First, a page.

It’s Monday, so it must be time to bring you lot another healthy dose of articles and blog-posts all about writing from the past seven days.
There’s always so many good pieces to choose from it’s hard to get it down to 10, but I still think it’s best to do so, to really pick out the cream of the crop. Occasionally I cheat, and this is one of those days.
It’s no secret that I read GalleyCat daily, and they often provide what I use for my “And Finally…” closing (thanks GalleyCat). Last week they provided two bits of news that I thought would go perfectly side-by-side. With all this indie-publishing talk, the legacy publishers have been getting a lot of bad press, unable to do anything right, while the indie publishers can’t put a foot wrong.
Well, check this out.
In the same week, legacy publishers Simon & Schuster decided to go back on a previous decision to stop publishing a particular series based on nothing but fan reaction, while indie publisher Publish America used JK Rowling in its latest ploy to get new writers to part with their cash. From what I’ve read, it seems PA often mislead potential customers and on this occasion told its customers they’d get JK to read their books. What astounds me with this is that they’re actually pushing for legal action, after JK’s spokesperson said that PA were lying. Now I usually side with the underdog, but in this case—from what I know of it—I’m backing JK on this one.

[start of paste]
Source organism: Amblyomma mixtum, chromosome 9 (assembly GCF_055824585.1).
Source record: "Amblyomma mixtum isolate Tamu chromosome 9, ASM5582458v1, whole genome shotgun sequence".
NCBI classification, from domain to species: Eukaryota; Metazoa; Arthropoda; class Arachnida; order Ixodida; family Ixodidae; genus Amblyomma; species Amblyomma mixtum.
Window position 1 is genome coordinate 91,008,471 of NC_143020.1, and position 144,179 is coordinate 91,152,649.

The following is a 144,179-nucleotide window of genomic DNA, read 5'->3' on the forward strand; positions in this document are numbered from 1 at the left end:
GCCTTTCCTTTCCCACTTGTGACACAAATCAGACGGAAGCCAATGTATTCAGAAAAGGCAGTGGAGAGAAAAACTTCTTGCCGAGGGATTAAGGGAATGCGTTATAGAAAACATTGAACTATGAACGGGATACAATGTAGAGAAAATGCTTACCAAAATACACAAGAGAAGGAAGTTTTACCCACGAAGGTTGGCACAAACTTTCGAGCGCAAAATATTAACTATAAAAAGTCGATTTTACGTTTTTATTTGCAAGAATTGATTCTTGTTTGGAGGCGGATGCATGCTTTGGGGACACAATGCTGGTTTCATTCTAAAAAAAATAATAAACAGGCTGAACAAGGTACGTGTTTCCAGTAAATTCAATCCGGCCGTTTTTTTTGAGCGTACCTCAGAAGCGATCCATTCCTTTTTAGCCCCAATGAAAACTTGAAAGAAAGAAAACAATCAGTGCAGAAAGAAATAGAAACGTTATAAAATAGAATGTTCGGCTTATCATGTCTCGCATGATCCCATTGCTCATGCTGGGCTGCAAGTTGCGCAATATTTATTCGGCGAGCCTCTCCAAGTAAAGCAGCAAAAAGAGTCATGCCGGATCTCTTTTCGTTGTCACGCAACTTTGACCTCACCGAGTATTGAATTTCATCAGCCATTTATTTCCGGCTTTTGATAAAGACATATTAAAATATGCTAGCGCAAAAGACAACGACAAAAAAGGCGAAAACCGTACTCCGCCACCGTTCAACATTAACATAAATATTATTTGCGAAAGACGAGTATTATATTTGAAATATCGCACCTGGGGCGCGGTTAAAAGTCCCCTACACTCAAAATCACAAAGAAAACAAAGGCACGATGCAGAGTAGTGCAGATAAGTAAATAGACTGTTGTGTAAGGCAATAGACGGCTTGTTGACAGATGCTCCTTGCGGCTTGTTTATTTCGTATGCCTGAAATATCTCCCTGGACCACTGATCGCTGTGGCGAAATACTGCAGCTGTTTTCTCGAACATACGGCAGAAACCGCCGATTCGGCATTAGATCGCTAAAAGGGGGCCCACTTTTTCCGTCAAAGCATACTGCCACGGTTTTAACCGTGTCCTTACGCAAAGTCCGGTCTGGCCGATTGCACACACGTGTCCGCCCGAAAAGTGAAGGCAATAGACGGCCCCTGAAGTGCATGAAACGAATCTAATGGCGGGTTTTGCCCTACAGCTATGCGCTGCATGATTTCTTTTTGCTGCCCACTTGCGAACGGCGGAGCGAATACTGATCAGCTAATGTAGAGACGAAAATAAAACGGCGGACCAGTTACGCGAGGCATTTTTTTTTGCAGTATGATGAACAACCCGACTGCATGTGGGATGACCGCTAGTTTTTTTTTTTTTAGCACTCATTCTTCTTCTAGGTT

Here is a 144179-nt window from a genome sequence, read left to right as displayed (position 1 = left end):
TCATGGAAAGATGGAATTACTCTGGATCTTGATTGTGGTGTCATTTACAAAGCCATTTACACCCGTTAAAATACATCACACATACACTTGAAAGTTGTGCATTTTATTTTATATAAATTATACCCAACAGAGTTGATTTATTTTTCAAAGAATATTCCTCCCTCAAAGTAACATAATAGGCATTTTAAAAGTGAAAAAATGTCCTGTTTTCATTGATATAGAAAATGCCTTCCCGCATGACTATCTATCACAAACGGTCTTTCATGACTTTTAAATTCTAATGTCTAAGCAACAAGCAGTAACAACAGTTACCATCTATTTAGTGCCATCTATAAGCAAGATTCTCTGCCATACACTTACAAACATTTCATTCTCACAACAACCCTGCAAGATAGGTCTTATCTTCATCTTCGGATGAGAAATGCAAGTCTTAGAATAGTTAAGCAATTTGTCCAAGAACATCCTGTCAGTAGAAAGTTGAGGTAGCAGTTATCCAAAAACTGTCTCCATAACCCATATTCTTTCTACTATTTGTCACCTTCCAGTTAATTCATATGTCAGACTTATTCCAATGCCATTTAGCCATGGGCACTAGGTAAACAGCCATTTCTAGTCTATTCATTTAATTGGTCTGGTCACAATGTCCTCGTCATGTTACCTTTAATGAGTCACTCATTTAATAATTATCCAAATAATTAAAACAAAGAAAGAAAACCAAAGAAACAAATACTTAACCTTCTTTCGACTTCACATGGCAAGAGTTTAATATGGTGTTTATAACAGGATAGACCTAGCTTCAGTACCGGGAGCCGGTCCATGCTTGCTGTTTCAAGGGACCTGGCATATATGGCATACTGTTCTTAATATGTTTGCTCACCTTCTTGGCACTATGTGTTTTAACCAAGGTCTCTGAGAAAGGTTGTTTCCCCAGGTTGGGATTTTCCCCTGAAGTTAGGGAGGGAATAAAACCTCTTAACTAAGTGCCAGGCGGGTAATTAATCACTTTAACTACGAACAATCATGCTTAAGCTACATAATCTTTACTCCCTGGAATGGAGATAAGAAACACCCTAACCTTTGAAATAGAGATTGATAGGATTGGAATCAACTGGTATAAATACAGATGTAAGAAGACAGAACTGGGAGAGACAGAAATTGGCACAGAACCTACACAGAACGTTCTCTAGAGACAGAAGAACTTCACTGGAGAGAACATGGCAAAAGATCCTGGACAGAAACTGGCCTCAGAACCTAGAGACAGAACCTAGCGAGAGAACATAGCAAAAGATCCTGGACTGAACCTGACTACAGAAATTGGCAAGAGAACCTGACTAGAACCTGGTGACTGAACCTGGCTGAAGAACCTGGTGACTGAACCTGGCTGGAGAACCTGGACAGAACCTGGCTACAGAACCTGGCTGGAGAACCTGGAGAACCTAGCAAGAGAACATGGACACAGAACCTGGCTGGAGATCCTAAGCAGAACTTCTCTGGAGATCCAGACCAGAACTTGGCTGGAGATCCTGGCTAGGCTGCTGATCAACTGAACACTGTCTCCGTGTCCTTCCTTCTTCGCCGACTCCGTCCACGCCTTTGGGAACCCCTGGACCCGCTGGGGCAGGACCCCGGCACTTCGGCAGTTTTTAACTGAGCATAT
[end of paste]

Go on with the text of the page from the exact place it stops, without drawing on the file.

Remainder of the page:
Let’s move on to the top ten, shall we?
Marketing & Promotion
Book Trailers: Problems and Solutions: Over on Chazz Writes (who is soon to become a full-time writer, congratulations Chazz), he explores the new fad of the book trailer, if it’s needed, and some clever ways around the expense of producing one (or many).
Is Free Too High a Price?: Joanna Penn highlights the potential of giving your ebook away for free.
What Every Writer Needs to Know About Cover Design: Even if you’re not self-publishing, this guest post by Roz Morris on BubbleCow is an insightful gem about the mechanics of the book cover.
The Writing Process
How to Check Your Book Proof in 3 Simple Steps: Joel Friedlander is on hand again to give you some good advice on making sure that book of yours is ready for the public domain.
Deadly Sin of Writing #4–Beware the Bog of Back Story: I don’t know about you, but I can certainly relate. My first draft had so much, every other chapter was a flashback. I cringe thinking back to it now.
Surprise Surprise: Anna Elliot opens with a true short story to highlight how your book should have things that your reader won’t see coming—not things that you think your reader won’t see coming.
What’s Wrong With Sex?: A short but brilliant post, as always, by Joe Konrath.
The Reading Process
How Publishers & Readers Can Use BookLamp: Pandora for books. Sounds brilliant!
Reduce Clutter on Amazon: Fed up of spending more time trying to find the product description on Amazon than actually reading it? Use this.
Free Banned Sherlock Holmes: Um, aren’t books supposed to provide inspiration and stimulation and be studies on society in all its vast range? Yet, someone complains about anti-Mormon sentiments in a work of fiction, and it gets pulled from school bookshelves, depriving the very people who need to read books of another piece of thought-provoking literature. That’s why I like this, so the kids can get it for free anyway. Hah! Take that CMPs* (Closed-Minded People).
* Copyright 2011 Mark Evans. Or should that be Trademark? It’s just as well I didn’t pursue that law degree.